None of the guys in the project beg. Jack ?One? said he had too much pride. Jordan said they don?t need to with the help they have from Streetlife, the emergency shelter for 15-25 year olds who have nowhere to go.

Walk, Talk and Eat with Me will start on the promenade, then the performers will guide small groups of five or six people to the Winter Gardens. At the Winter Gardens the whole group of almost 50 – audience and participating performers – will create and eat a meal together made up of food brought by the audience to the show.

The guys hope that people will appreciate how much hard work as gone into all elements of the show, to share their views on homelessness and maybe they?ll find common ground. And of course, for everyone to have a good laugh.

For this to happen, the group realise it?s about practice. It?s a very short process: six days over all. But throughout they?ve been working as a team. They ?have got each other?s back, and will help each other out.? As Jordan says, ?We?ll smash it. As long as we?re all working together, we?ll be fine. No one?s a leader. We?ve all got the same input as everyone else. Our opinions are equal.?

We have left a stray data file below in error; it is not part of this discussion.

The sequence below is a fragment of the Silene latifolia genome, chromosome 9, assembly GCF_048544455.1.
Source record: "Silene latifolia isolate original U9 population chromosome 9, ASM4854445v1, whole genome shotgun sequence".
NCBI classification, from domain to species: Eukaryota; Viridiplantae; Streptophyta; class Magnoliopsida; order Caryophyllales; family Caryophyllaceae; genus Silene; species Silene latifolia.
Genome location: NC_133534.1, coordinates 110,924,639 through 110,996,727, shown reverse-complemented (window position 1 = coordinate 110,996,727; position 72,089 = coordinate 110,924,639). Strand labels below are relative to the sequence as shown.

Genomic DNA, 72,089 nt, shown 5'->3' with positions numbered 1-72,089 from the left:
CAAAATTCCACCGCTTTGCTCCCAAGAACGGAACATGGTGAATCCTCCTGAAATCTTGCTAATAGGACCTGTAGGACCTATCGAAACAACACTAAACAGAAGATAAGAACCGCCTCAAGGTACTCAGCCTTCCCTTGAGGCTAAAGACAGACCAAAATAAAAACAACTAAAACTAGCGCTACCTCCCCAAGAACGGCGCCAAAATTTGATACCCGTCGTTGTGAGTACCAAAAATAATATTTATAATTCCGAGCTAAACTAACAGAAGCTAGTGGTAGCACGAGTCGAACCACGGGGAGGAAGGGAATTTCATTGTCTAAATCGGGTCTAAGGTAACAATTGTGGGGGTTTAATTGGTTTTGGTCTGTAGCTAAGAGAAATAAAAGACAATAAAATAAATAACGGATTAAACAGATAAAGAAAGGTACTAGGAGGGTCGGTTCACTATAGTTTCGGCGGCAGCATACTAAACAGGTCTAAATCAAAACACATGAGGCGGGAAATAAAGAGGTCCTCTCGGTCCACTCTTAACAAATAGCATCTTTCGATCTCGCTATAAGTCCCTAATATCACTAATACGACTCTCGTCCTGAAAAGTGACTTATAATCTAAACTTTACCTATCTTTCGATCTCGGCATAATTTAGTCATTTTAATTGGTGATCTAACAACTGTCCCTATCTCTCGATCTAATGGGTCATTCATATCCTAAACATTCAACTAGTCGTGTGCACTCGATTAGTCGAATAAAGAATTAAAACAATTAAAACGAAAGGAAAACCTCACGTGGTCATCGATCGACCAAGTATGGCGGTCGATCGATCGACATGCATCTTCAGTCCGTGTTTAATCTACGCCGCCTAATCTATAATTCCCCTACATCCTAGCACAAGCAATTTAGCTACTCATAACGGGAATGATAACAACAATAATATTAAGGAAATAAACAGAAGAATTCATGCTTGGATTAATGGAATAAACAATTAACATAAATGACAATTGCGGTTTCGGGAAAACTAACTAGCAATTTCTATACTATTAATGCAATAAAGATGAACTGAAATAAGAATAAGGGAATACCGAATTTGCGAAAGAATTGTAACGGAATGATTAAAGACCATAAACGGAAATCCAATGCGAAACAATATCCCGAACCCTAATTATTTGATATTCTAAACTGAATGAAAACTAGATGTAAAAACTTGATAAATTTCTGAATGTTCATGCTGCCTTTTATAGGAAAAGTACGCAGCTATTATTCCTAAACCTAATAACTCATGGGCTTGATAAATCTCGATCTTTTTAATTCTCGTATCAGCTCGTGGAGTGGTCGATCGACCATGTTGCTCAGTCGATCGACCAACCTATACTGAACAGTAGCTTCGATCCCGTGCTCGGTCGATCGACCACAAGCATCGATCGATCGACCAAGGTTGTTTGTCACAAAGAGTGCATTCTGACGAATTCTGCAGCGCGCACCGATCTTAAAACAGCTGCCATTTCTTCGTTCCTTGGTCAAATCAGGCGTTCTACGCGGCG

They have a range of skills that will see them through. While Jordan acted in school, he?s never done anything like this before. Part of Chitty Chitty Bang Bang, he was dancing the Old Bamboo, kicking legs out, twirling the stick. So anything could happen?

In fact none of them have done anything like this before, but with Unfinished Business they?ve been writing and working on developing their focus and building confidence as individuals and as a group. After this first three day process they have a sense of belonging to the group.

Jack ?Too? explains: We?re doing stuff to embrace the improvisation of the event, as well as talking about our time in Blackpool. When you?re homeless there are loads of things going on around you. People?s lives are very different.